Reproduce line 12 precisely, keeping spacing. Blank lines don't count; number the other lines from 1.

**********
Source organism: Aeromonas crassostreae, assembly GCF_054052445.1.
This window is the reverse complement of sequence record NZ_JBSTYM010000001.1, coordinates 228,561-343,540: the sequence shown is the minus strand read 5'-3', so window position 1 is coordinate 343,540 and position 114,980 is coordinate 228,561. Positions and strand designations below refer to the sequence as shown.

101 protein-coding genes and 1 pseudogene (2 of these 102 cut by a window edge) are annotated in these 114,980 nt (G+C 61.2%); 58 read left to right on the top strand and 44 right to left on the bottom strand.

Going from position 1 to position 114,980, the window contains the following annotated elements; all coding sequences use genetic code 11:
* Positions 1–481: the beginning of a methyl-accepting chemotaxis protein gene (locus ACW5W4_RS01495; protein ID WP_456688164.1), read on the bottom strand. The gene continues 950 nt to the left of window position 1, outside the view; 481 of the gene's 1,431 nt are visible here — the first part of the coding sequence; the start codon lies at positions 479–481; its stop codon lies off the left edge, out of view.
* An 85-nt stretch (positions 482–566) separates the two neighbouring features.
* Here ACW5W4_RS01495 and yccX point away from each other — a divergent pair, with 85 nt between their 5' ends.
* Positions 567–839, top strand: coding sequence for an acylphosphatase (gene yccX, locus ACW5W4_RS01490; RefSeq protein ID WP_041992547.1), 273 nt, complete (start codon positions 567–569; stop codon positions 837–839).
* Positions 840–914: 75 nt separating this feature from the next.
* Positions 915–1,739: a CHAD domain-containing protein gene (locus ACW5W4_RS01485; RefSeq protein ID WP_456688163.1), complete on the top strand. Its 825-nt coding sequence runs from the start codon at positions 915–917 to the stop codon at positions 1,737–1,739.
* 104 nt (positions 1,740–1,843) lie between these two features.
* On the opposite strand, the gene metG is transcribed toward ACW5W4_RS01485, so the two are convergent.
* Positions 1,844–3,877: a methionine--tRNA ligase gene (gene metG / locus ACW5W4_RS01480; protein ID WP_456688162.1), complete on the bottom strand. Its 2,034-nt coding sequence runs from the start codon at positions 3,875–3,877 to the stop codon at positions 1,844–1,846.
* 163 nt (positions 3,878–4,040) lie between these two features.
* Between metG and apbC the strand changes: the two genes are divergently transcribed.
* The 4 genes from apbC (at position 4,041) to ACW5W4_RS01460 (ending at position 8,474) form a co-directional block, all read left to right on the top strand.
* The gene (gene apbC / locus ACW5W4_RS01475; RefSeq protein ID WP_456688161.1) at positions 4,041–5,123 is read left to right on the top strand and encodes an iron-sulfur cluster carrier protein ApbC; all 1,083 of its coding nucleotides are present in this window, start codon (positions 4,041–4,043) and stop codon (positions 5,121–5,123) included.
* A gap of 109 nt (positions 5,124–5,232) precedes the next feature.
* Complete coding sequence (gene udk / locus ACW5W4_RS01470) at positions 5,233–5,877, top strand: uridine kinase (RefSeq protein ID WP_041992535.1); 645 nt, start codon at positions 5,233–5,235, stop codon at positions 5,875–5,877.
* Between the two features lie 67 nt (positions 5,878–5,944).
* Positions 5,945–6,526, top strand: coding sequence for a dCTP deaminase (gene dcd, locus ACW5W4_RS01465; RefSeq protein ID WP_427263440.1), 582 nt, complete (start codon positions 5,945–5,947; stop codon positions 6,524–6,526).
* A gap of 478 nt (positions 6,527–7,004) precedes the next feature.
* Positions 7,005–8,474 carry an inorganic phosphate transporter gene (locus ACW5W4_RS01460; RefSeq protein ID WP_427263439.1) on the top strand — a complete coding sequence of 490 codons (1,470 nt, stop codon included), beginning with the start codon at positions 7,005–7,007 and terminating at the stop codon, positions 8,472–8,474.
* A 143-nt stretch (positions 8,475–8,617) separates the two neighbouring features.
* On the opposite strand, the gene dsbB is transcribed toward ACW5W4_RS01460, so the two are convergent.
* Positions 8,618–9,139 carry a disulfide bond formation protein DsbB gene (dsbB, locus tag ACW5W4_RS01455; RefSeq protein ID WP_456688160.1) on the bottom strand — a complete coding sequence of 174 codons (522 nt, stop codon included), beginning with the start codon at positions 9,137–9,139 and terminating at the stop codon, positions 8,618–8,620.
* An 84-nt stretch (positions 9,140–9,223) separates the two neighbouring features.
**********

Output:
* On the opposite strand, the gene metG is transcribed toward ACW5W4_RS01485, so the two are convergent.